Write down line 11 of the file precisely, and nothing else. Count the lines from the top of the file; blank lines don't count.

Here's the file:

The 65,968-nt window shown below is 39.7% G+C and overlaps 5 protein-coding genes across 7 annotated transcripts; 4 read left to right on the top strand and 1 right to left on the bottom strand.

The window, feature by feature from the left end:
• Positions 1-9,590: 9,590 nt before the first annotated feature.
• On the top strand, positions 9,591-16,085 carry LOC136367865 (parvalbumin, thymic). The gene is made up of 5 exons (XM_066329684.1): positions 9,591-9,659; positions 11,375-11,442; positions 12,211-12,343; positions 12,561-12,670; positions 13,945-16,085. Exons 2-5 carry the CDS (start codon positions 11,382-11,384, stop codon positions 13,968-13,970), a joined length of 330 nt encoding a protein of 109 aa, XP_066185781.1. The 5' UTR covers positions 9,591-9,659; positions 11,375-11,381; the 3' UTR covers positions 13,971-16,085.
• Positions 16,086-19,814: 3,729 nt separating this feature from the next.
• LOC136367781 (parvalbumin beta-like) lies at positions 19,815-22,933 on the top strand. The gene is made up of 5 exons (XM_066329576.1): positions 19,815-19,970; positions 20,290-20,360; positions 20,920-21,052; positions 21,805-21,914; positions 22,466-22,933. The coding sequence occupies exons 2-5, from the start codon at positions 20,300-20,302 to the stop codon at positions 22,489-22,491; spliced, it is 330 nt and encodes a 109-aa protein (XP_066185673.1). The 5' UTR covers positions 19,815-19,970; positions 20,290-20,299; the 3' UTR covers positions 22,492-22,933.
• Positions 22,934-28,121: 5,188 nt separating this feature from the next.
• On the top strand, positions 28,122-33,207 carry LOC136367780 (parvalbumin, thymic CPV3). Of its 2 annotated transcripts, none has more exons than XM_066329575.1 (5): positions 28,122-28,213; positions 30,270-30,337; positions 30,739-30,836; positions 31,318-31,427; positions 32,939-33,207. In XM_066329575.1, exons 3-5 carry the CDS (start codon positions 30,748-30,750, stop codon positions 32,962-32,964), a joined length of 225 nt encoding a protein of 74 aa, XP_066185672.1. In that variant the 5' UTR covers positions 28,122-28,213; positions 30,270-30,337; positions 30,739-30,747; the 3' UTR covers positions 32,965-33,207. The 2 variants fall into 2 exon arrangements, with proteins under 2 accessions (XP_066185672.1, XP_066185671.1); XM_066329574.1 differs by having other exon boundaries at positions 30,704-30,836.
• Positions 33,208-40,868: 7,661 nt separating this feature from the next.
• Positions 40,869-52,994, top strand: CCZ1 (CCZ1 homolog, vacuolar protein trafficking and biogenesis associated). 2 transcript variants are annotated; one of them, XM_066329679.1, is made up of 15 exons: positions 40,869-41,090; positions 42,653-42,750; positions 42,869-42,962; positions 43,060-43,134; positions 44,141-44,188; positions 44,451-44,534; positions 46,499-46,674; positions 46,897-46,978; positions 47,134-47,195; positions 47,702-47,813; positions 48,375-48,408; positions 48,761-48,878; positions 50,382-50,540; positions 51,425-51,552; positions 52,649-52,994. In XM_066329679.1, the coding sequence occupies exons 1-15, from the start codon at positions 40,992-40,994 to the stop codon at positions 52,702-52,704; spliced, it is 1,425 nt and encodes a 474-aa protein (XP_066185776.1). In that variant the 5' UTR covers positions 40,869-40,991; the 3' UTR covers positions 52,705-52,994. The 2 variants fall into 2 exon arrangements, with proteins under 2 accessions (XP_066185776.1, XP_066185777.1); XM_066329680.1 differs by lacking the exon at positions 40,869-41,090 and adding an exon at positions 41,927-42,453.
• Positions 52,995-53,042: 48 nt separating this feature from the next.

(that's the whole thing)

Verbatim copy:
• Positions 52,995-53,042: 48 nt separating this feature from the next.